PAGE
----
Working-class folks are now food-bank clients

See original post here.

Canadians have a long history of volunteering and giving back to the community — it’s woven into our cultural fabric.

At The Stop Community Food Centre in Toronto, we operate multiple programs with 200 plus volunteers donating their most valuable resource — their time. As a non-profit, we rely on the goodness of citizens to help us deliver more than 80,000 meals and over 10,000 food hampers per year to the community.

In 2022, our volunteers have donated and worked 16,000 hours, which, if paid the living wage in Toronto ($23.15/hour), would cost The Stop more than $370,000 in payroll and benefits.

It makes me wonder if the Canadian government is taking advantage of this “desire to give back.” Instead of providing sufficient social supports to non-profits, it has passed the buck to charities and volunteers to feed their communities and patch up a crumbling social safety net.

When I started volunteering at The Stop in January 2021, I was recently unemployed and looking to give back to my community, help people and gain skills. The Stop’s mission to “increase access to healthy food in a manner that maintains dignity, builds health and community, and challenges inequality” resonated with me.

Initially, I thought I would be helping the most marginalized in our city — unemployed, under housed people, and perhaps those experiencing severe health issues, or problems with addiction.

In reality, I am serving working-class folks who are struggling to make ends meet.

In 2021, more than 5.8 million Canadians, including 1.4 million children, lived in food-insecure households.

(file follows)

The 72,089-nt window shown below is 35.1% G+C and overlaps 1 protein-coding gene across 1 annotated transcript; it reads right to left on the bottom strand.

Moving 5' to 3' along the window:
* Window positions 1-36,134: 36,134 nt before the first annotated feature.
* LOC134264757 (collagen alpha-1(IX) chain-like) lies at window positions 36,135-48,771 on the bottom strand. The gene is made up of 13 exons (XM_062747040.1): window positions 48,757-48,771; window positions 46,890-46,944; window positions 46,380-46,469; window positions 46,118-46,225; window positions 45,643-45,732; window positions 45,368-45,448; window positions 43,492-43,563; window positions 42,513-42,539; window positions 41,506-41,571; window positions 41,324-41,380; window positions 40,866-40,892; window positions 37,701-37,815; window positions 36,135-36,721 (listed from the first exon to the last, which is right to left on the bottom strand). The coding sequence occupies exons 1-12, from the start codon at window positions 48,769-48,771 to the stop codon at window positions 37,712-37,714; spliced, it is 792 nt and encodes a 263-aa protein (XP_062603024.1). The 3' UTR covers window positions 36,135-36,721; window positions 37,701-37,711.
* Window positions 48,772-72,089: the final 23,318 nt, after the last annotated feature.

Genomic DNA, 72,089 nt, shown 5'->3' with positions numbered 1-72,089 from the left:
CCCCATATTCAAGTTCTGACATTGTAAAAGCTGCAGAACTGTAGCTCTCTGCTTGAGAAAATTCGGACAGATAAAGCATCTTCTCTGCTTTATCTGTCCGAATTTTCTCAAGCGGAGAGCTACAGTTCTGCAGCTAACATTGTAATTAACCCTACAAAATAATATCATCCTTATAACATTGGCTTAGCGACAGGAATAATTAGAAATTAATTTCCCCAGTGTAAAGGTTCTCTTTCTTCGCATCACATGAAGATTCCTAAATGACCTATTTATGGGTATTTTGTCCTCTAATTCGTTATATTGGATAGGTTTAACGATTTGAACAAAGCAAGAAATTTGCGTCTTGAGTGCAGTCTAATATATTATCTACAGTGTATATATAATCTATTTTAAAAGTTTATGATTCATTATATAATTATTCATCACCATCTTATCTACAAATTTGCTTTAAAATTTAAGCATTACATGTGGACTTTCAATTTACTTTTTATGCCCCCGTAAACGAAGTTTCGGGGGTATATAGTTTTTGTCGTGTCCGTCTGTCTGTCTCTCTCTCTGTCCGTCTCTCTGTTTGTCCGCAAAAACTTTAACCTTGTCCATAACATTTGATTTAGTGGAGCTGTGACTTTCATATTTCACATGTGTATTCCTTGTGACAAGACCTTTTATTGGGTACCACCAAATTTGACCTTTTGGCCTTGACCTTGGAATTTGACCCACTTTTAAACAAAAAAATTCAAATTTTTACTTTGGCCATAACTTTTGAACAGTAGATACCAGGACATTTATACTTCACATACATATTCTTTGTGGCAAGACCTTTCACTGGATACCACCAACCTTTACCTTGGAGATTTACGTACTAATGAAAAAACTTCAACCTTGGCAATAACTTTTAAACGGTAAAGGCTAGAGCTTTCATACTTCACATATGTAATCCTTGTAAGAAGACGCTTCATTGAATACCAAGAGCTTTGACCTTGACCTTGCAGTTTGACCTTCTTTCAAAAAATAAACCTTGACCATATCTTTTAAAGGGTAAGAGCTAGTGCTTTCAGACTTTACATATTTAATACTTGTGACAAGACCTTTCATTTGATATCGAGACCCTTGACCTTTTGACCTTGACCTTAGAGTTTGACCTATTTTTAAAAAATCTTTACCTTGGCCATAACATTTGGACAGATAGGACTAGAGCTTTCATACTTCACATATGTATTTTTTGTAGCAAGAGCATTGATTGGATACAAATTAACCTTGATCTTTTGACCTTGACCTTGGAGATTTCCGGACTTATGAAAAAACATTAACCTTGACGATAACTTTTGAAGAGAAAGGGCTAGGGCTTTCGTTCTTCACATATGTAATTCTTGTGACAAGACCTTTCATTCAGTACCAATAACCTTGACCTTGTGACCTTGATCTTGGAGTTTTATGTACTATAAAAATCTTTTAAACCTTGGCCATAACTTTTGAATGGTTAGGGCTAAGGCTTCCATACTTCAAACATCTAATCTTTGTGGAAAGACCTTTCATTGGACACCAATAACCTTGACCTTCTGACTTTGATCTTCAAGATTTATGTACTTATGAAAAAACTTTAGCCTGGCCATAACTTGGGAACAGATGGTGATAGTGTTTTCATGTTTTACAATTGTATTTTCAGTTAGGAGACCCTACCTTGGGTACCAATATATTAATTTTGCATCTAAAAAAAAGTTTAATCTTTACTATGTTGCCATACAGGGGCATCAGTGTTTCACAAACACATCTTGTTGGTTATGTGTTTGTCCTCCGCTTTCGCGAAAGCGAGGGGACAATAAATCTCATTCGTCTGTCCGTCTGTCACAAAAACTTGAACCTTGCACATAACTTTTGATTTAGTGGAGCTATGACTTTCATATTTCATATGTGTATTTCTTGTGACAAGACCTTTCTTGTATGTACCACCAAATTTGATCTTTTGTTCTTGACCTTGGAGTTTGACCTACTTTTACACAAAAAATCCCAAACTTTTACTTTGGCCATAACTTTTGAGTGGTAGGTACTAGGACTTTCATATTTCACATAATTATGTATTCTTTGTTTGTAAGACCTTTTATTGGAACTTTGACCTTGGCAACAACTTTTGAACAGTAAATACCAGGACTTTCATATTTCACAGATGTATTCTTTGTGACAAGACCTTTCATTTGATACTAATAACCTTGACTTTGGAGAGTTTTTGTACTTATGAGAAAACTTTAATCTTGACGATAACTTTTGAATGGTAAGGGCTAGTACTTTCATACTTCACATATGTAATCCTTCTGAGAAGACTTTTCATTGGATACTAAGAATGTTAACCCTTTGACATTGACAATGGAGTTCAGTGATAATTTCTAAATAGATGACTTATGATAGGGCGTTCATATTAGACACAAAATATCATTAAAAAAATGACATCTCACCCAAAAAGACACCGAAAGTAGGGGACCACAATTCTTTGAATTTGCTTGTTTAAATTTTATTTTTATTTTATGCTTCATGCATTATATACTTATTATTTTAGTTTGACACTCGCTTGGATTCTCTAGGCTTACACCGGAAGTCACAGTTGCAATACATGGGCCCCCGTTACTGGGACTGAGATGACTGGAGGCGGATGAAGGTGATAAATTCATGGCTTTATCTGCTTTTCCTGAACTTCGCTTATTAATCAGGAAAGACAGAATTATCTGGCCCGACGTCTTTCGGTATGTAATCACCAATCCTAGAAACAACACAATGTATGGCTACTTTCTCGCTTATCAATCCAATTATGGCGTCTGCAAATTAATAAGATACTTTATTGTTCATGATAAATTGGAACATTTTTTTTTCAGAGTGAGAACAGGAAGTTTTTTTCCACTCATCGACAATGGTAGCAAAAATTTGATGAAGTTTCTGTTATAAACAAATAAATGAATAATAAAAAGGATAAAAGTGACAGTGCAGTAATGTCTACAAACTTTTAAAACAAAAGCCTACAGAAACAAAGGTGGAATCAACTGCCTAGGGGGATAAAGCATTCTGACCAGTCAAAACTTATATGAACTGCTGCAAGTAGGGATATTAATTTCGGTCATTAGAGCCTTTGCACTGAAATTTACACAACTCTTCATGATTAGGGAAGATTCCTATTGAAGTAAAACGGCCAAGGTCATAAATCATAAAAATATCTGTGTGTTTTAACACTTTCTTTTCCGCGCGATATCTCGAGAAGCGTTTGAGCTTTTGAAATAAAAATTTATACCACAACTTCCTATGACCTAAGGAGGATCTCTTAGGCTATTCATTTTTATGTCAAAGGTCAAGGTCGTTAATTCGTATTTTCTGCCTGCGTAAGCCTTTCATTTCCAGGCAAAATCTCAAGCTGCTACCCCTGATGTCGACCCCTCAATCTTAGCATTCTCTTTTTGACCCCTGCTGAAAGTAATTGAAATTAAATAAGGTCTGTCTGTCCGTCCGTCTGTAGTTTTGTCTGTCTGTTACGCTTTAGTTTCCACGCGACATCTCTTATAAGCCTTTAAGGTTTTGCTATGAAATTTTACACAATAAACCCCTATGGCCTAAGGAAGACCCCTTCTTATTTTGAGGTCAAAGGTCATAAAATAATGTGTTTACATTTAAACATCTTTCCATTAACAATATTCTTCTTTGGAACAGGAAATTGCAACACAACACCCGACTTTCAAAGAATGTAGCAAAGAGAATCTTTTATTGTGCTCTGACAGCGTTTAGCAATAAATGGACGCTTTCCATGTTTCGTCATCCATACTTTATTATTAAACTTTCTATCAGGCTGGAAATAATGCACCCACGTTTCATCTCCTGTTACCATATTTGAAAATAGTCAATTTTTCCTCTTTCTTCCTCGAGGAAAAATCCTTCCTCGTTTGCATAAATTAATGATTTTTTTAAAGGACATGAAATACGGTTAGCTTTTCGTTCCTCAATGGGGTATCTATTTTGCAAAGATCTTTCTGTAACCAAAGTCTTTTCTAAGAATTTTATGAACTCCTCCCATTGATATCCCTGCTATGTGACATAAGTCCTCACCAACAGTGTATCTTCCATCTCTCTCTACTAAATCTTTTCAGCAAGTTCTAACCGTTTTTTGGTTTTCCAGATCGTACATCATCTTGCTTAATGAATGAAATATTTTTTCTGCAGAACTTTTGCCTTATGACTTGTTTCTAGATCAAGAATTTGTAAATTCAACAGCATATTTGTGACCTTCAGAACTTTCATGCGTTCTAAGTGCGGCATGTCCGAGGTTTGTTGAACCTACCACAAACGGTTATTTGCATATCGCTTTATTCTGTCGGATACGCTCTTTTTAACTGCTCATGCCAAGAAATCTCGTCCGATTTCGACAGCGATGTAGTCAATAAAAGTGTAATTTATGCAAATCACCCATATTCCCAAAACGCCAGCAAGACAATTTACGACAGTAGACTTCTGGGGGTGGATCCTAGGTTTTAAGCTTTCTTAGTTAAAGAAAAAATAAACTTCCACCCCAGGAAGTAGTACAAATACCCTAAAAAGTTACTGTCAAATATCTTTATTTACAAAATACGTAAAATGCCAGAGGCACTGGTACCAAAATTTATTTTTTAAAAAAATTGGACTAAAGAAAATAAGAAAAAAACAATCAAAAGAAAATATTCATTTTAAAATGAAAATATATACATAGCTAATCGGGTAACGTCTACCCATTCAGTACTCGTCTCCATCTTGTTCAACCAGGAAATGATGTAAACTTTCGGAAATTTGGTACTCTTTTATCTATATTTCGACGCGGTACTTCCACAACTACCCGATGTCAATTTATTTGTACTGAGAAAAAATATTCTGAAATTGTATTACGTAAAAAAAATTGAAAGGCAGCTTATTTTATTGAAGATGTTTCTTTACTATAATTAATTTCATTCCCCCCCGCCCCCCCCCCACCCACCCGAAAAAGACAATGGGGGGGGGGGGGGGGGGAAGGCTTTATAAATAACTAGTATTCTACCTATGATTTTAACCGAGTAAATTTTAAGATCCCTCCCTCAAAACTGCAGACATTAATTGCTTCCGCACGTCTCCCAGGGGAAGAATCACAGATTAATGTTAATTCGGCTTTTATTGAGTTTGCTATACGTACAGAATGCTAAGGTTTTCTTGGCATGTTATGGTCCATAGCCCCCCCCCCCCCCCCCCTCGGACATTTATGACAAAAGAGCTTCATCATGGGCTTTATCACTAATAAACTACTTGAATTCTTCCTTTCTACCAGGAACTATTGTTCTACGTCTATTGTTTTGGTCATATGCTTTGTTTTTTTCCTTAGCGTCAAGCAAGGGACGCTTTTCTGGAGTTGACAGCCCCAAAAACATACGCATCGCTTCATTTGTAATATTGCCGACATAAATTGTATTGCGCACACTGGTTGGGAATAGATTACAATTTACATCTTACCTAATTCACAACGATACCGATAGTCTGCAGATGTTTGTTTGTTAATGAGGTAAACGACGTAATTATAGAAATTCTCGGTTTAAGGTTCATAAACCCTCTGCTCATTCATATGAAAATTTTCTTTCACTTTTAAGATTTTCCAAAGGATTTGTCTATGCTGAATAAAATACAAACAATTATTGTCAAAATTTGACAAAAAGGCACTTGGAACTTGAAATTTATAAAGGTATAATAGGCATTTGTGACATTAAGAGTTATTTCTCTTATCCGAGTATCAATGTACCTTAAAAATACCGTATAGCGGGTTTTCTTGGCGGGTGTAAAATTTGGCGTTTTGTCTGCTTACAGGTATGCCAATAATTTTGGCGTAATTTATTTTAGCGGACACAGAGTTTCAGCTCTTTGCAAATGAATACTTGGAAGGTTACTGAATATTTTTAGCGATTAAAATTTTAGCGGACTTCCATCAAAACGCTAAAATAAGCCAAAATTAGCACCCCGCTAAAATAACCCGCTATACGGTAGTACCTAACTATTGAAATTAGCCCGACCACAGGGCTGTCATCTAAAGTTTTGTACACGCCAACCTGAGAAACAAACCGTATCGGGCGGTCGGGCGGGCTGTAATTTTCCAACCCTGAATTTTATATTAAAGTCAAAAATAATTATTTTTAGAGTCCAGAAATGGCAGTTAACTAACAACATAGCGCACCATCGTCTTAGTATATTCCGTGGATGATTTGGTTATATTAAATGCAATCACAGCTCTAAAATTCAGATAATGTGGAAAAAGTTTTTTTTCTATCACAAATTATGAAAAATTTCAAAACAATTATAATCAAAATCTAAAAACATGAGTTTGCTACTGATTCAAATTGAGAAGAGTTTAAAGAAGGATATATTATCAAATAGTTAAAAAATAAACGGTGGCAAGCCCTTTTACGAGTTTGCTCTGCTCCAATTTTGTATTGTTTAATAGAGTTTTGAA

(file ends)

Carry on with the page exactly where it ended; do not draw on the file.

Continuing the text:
Food banks were originally set up as temporary solutions. Now they are a permanent fixture on the Canadian social assistance landscape.

Since the pandemic started in 2020, food bank usage has increased year over year.

The Stop has seen growing numbers of employed people accessing our services and food bank.

Inflation, inadequate social assistance payments and rising food costs (almost weekly it seems), are eroding the Canadian social-safety net. People on social assistance are losing the battle to maintain a dignified life.

This in one of the wealthiest countries in the world.

There are solutions including increasing government supports to non-profits, implementing a living wage for all Canadians, increasing social assistance rates to be in line with the cost of living, and ensuring affordable housing and stable rent.

A universal basic income would allow everyone to live with dignity and afford food, a basic human right.

Political will is not keeping pace with reality. When will our governments take responsibility for providing adequate, livable social assistance in Canada and implement change?

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